Burgundy, a land of tradition, history, family and most recently, the center of attention for French filmmaker Cédric Klapisch and his gorgeous film, Back to Burgundy.
Back to Burgundy introduces three siblings – Jean, Juliette, and Jérémie – reunited to save the family domain from an expensive inheritance tax after the loss of their father. As a full year of seasons passes by, they face challenges, family pressure, a crassly business-minded father-in-law, and traditionalist winemakers in order to preserve the land that ties them to their late father and their childhood.
From plucking and sampling grapes to harvesting the vines in rain and pruning the bare branches in winter, this movie humanizes the love coupled with the labor that goes into the deep tradition of Burgundy wine production.
To give you a deeper insight into Burgundy and small-production winemaking, we have paired three Burgundy wines with select scenes from Back to Burgundy, all of which we hope forever changes your perspective on wine. Cheers!
An average wine consumer may not realize doubt, conflict, and arguments often surround the choice of a harvest date. Picking a date sounds easy, but in the wine world, the selection is a major factor in determining the wine’s style. When siblings Jean and Juliette are arguing about picking grapes on either Monday or Thursday, they are arguing the future of their wine. What kind of wine do they want to make now that they’re in charge? Riper grapes that contain more sugar, higher alcohol, and more opulence, or less ripe with higher acidity and a leaner, racier style?
Savigny les Beaune Rouge 2015 – Domaine Jean-Jacques Girard
Aged for 15 months in 15% new oak, this 2015 Savigny red has deep garnet color. Supple, graceful and full of finesse, these rich red fruits are the image of classic red Burgundy. In years like this, the choice of harvest date determines so much about the ultimate structure and balance of the wine. Keeping both the depth and the length in wines of such perfect maturity is the art of the winemaker.
In this scene, Klapisch introduces the fundamentals of viticulture as the story unfolds. When raised in the middle of a Burgundian family-owned vineyard, wine is the center of your existence starting as a child. Parents like the ones of Jean, Juliette and Jérémie are constantly teaching and training their children to recognize aromas, detect the least expected flavors, as well as how to properly taste wine. These “at-home” tastings are a large reason why Burgundy family winemakers are familiar with their wine, the soils they grow in, and their aromas, along with bringing their personal, and traditional, touch to produce the best.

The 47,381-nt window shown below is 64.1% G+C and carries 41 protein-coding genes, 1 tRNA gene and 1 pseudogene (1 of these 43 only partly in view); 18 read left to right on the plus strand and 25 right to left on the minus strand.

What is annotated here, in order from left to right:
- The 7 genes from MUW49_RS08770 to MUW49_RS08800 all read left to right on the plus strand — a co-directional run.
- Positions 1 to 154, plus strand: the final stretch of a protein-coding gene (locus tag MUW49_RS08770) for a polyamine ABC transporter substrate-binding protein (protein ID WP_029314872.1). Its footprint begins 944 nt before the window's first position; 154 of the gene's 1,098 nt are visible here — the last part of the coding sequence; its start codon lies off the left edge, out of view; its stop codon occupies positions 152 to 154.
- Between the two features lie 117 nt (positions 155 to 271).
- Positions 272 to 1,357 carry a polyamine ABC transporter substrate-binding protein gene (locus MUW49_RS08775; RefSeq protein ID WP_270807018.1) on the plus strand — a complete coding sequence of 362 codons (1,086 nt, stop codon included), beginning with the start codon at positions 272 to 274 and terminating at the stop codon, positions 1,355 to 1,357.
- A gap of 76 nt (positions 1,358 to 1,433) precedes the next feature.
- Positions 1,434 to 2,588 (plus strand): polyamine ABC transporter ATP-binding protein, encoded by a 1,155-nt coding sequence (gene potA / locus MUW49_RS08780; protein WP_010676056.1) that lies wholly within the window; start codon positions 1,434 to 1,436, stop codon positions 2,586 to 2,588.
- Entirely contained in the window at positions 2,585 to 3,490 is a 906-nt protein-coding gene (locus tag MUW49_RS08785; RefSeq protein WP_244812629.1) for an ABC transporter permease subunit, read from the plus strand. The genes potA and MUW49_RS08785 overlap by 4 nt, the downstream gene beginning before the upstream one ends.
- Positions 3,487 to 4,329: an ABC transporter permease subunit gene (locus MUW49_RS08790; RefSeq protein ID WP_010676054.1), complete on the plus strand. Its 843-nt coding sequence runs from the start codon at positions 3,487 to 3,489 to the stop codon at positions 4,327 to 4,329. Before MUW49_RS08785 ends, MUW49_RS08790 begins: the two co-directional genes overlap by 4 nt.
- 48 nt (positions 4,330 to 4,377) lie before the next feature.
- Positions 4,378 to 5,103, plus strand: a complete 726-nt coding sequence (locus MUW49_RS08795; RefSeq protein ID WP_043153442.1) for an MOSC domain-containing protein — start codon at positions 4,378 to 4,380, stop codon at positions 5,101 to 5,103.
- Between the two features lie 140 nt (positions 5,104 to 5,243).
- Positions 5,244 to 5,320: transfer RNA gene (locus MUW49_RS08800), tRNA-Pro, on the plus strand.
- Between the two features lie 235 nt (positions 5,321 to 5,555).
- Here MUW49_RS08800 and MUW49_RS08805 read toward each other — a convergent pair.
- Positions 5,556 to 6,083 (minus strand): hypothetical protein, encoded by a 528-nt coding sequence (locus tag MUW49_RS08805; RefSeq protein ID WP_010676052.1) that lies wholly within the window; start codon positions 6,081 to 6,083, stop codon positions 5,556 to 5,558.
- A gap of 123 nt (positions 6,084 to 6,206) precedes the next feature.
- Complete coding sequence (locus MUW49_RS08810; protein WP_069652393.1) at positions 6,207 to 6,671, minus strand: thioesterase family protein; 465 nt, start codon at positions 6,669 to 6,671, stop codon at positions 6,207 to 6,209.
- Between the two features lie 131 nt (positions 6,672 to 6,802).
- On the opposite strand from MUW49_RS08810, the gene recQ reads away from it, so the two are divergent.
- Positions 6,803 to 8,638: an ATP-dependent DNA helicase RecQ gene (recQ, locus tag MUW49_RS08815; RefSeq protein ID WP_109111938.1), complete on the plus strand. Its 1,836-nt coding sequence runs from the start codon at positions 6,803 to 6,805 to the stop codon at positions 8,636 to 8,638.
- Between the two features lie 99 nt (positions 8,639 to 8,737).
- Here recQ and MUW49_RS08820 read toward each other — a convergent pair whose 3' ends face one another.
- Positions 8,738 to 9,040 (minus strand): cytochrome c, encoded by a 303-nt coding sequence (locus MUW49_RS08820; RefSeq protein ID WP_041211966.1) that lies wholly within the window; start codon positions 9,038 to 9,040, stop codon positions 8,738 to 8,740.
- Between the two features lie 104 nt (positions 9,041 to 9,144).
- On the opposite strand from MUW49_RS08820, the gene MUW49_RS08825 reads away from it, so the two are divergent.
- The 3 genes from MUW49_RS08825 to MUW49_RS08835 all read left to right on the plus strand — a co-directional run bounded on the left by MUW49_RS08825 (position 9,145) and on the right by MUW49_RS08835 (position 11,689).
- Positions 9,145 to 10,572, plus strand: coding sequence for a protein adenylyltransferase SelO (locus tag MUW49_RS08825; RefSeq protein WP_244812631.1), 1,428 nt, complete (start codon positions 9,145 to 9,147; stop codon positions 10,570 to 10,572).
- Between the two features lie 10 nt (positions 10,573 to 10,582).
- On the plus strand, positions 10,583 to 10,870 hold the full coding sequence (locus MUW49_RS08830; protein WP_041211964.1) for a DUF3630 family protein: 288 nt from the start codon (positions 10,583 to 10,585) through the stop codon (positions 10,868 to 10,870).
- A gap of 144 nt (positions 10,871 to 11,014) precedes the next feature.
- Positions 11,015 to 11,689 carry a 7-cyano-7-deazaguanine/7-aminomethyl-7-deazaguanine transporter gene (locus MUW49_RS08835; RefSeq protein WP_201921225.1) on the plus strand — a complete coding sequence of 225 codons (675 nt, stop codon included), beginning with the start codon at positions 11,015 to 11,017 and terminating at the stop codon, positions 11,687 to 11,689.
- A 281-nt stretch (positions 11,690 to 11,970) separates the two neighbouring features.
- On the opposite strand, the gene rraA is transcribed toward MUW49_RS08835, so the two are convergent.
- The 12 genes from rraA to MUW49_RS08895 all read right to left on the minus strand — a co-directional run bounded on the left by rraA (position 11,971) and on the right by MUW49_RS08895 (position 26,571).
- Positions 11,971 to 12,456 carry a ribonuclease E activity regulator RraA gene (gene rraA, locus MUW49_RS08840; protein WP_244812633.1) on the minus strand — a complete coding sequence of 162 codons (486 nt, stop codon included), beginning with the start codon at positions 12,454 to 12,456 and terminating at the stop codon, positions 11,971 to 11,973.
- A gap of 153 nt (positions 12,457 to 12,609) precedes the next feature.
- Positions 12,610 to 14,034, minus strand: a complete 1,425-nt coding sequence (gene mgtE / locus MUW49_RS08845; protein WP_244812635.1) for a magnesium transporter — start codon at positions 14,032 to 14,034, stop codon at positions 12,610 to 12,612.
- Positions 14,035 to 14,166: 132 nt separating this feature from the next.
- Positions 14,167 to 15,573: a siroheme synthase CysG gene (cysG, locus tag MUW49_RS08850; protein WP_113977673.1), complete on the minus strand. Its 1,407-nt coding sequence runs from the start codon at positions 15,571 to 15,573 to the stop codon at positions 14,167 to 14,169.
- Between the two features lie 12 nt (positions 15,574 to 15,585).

Savigny les Beaune Blanc 2015 – Domaine Jean-Jacques Girard
Savigny les Beaune is justly famous for its reds as they make up 85% of the appellation’s production. But there is a lovely strain of minerality that comes out of the Savigny valley, and this village-appellation white expresses it beautifully, with a bouquet like an apple orchard, fresh fruit, white flowers, and spice. And notice, as Juliette does in the film, flecks of gold as its perfect limpidity captures the light.
For Burgundian winemakers, as for farmers everywhere, land is heritage. But few farmers anywhere can claim a heritage as famous and far-reaching as they can in Burgundy. In a region where every parcel of vines has a name, and has been delineated by centuries of passionate reflection, it’s only natural that we know which of these bits of land produce the best wine. Today we call them ‘premier cru’ (and the very best are the ‘grand cru’), but this is just a classification. What really matters is that they are superior vineyards with the potential of making transcendent wine. And only a relatively few fortunate winemakers own them.
Savigny les Beaune 1er Cru ‘Les Peuillets’ 2015 – Domaine Jean-Jacques Girard
As the film suggests, ‘premier cru’ and ‘grand cru’ vineyards hold an exulted place in Burgundy wine production. But what makes them different from simpler village and regional appellations? Burgundy’s extremely complex sub-soil means that vineyards that lay side by side, a stone’s throw from one another, can have totally different soil composition. This is the beginning of the notion of ‘terroir,’ and it’s what makes Burgundy unique. This Savigny les Beaune 1er Cru ‘Les Peuillets’ is a perfect example. There are 22 ‘premier cru’ vineyards in Savigny, and each is completely different from the next.
After sharing this journey with such touching characters, you won’t be able to look at a glass of Burgundy wine the same way again. So, don’t forget to enjoy Jean-Jacques Girard’s finest wines while discovering Burgundy’s wine mysteries.